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To prove that their homesteads were permanent, settlers were required to plant 50 apple trees and 20 peach trees within three years, as an average apple tree takes about ten years to bear fruit. It is not that John Chapman–or frontier settlers–lacked the grafting knowledge needed, but, as the people of New England, they found that their efforts were best spent planting apples to drink rather than eat. During Prohibition, the apple trees that produced tart, bitter apples used in cider were frequently cut down by Federal Bureau of Investigation agents, effectively wiping out the apple, as well as the real story of John Chapman, from American life.

Watch this video to see the blue apple

Some varieties of heirloom apples may not be delicious fresh, but are prized for keeping their whiteness when dried, or making a good applesauce or apple cider, or for keeping over winter without refrigeration. You may be able to find classic American heirloom apples, such as the Arkansas black apple, at small orchards and farmers markets, as long as the apples are in season. This heirloom was first grown in Arkansas during the 1800s, when there were plenty of family farmers who owned apple orchards. A similar fruit was grown throughout the Southern United States, and while the taste is sour, Arkansas black apples are very close to black diamond apples for their colors.

Unless you can travel all the way down to Asia and hike through a few mountain orchards, it is not very likely that you can try the Black Diamond apple. Unless you live in an extremely, extremely remote area in Tibet, chances are that you probably have never seen the black apple…until now. Black diamond apples owe their colour to their home geography of Nyingchi, a small town nestled deep within Tibetan mountains, where they get plenty of UV light in the daytime, but temperatures swing drastically at night, which causes the skin to turn deep and dark.

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At first glance, these apples might look like they are simply a Photoshop gimmick, but they are genuine, and called the Black Diamond. While they are not ultra-dark, these apples are deeper in color than your average red delicious and will make for an interesting substitute in any “Snow White”-themed party.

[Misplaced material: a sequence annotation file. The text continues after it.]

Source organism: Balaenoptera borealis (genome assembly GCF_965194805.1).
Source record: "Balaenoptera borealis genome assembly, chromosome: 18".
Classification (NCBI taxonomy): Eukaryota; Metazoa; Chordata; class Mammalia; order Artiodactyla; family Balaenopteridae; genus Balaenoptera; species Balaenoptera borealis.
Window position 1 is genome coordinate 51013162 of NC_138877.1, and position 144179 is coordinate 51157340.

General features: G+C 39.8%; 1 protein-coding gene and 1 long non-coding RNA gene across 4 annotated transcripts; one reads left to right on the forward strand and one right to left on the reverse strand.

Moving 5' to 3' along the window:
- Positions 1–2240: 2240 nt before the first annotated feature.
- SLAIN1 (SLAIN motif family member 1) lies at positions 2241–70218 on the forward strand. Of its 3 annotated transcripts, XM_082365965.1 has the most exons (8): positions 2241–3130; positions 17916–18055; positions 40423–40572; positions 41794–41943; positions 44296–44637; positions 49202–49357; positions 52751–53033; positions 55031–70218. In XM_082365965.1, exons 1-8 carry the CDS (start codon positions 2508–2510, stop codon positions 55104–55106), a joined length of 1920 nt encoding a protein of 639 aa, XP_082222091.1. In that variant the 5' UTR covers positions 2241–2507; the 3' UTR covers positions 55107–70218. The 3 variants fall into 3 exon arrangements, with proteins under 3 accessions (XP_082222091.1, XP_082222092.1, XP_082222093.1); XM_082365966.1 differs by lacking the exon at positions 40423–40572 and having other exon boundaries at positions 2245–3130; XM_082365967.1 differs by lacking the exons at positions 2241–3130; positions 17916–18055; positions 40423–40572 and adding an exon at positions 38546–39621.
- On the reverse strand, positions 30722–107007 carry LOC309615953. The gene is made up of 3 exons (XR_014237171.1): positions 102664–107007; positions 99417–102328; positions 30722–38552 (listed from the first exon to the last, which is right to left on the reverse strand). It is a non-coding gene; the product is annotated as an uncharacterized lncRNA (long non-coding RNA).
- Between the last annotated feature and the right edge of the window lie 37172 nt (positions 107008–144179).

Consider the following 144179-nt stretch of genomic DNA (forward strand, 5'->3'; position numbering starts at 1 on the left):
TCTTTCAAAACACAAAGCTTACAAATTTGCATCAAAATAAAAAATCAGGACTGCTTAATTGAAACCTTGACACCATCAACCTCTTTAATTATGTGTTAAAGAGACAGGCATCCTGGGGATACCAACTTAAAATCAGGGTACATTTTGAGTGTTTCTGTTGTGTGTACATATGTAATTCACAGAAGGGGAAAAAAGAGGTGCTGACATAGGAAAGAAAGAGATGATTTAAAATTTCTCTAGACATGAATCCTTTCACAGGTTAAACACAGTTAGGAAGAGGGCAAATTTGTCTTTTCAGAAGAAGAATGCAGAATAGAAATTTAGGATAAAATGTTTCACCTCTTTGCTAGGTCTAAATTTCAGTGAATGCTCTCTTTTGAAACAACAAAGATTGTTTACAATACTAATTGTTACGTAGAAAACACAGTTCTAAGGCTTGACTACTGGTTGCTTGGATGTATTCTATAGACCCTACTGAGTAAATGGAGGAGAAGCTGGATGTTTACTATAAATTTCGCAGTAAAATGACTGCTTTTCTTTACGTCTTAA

Basically, says Schultz, Arkansas black apples are picked during fall (when the other apples are harvested), but are pretty tangy straight off the tree. Because of the mountains weather, the seven or eight years that Black Diamond Apple Trees need to mature, and the fact that Black Diamond Apples are grown within a very narrow time window, black apples are available only for about two months each year.

In the Piedmont region of North Carolina, apples flower in spring at around the same time as dogwood trees, and the fruits are harvestable June through November, depending on the variety. There are a number of types of apples grown around this time here in Central Virginia, including some varieties created on site.

One of these noteworthy resources is the Trees of Antiquity site — you might, however, find some difficulty finding seedlings and rootstocks for the much-loved blue pearmain apple that are still available during late winter and early spring, since many places sold out their limited supply during planting season; your best bet is to start looking for your apple trees mid-to-late fall or early winter.

Can you eat a blue apple?

In upstate New York, the blue pearmain ripens in late October. It tastes the finest between November and February and develops its full flavor during preservation. In storage, this keeper dries up and shrivels, but it keeps its flavor. Before 1833, a fortuitous seedling of the heirloom American apple known as Blue Pearmain was discovered.

Are Rainbow apples real?

RAINBOW was believed to be extinct, but Carlos Manning located this tree in a little community close to his house. Lee Calhoun claims that it was a Missouri apple that Stark Bros. Nursery sold around 1900 and that a Virginia nursery listed as a dessert apple between 1898 and 1901.